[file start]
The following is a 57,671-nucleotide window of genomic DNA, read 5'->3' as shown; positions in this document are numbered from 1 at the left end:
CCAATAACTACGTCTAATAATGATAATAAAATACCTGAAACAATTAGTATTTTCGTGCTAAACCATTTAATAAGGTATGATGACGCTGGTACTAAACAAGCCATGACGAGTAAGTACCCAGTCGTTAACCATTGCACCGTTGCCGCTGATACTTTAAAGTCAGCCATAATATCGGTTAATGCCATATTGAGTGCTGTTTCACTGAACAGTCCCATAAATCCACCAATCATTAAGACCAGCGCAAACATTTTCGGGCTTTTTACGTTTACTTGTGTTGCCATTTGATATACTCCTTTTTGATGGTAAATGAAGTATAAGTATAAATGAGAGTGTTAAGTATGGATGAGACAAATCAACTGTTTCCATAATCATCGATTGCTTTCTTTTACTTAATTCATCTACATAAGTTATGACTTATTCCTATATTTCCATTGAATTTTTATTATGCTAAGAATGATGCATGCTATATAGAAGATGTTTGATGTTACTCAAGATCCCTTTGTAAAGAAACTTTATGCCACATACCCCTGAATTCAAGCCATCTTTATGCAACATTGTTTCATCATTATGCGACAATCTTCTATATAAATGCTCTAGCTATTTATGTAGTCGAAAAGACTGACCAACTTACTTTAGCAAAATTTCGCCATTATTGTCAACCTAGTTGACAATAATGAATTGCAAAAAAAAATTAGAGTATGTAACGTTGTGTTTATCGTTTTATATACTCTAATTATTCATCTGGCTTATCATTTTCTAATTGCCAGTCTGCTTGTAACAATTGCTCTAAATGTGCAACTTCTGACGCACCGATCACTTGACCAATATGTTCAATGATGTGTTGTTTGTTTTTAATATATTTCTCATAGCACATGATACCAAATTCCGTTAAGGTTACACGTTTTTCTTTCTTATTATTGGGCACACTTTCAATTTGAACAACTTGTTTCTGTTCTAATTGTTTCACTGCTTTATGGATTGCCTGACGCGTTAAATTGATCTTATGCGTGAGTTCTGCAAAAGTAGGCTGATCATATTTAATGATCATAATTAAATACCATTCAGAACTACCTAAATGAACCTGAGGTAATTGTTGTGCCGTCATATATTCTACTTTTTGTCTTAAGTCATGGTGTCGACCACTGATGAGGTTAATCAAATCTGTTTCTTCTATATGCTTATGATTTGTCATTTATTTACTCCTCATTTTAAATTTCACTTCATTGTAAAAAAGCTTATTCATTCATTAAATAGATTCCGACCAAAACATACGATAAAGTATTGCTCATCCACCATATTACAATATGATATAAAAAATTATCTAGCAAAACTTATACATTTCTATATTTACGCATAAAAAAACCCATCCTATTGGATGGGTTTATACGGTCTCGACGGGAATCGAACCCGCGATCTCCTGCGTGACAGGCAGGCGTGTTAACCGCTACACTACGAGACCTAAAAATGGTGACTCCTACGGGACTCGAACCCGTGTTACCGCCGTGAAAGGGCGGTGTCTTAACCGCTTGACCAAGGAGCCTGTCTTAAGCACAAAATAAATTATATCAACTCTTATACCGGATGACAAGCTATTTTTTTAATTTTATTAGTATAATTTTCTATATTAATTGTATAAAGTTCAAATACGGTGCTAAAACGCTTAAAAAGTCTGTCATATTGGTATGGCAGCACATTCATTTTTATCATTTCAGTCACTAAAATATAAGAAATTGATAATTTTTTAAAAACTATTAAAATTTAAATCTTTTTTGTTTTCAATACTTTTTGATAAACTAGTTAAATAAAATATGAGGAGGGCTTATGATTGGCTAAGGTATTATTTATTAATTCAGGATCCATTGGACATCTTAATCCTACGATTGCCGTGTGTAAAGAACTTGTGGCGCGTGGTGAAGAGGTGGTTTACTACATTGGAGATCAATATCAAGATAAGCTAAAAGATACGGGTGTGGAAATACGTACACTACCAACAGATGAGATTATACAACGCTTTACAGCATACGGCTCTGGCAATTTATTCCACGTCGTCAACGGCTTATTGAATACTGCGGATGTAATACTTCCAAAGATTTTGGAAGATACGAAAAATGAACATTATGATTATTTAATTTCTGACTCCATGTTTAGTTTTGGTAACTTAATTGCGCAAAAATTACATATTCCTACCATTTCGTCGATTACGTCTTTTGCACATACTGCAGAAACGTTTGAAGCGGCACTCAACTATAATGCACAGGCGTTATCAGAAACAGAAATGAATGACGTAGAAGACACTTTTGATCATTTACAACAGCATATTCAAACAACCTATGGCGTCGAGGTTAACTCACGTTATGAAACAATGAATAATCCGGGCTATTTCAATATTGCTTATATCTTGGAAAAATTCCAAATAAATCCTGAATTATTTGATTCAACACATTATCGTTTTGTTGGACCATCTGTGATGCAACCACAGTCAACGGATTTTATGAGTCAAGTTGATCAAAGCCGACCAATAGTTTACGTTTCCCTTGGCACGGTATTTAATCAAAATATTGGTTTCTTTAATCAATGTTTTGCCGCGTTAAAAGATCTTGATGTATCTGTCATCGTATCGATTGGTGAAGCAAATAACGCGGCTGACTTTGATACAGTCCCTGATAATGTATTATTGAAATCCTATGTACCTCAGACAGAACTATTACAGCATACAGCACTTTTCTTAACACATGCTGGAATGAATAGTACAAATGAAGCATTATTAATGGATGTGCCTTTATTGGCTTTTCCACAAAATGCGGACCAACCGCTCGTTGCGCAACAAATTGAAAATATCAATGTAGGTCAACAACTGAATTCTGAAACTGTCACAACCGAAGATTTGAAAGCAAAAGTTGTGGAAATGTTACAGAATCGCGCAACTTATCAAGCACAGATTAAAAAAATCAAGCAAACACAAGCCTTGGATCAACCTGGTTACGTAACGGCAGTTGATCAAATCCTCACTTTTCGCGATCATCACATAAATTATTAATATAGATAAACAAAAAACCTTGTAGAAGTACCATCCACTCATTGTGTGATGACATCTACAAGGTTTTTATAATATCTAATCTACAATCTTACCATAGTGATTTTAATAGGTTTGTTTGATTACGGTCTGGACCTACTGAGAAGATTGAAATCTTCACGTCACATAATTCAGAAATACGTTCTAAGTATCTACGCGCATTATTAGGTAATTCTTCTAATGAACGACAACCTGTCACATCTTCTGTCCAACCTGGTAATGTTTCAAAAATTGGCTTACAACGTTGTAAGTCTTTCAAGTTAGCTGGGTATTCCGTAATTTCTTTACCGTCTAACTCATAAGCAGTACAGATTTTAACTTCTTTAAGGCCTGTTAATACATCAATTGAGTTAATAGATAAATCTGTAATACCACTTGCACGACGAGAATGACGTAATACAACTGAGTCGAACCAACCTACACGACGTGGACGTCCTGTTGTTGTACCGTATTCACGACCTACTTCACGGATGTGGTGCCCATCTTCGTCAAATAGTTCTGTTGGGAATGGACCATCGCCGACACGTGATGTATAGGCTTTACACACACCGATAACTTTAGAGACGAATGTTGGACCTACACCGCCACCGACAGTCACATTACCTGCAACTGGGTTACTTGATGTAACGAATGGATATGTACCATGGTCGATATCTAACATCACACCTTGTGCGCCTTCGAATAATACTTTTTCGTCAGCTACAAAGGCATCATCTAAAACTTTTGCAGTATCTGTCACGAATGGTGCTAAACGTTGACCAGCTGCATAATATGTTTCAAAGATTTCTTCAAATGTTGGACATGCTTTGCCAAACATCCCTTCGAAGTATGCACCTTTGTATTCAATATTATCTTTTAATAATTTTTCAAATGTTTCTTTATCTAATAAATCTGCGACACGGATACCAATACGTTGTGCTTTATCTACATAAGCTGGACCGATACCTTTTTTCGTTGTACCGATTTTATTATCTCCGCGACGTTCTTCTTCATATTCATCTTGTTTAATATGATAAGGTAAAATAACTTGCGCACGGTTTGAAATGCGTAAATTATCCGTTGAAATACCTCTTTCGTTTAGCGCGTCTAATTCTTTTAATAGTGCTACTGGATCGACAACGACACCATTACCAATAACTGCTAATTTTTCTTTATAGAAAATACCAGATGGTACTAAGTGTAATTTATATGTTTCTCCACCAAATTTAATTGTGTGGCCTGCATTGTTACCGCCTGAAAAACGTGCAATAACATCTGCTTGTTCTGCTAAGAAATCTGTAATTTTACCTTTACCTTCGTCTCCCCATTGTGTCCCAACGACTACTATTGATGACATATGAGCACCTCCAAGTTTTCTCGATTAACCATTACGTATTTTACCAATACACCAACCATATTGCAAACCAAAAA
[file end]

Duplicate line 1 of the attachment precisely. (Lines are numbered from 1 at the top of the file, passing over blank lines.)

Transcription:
The following is a 57,671-nucleotide window of genomic DNA, read 5'->3' as shown; positions in this document are numbered from 1 at the left end: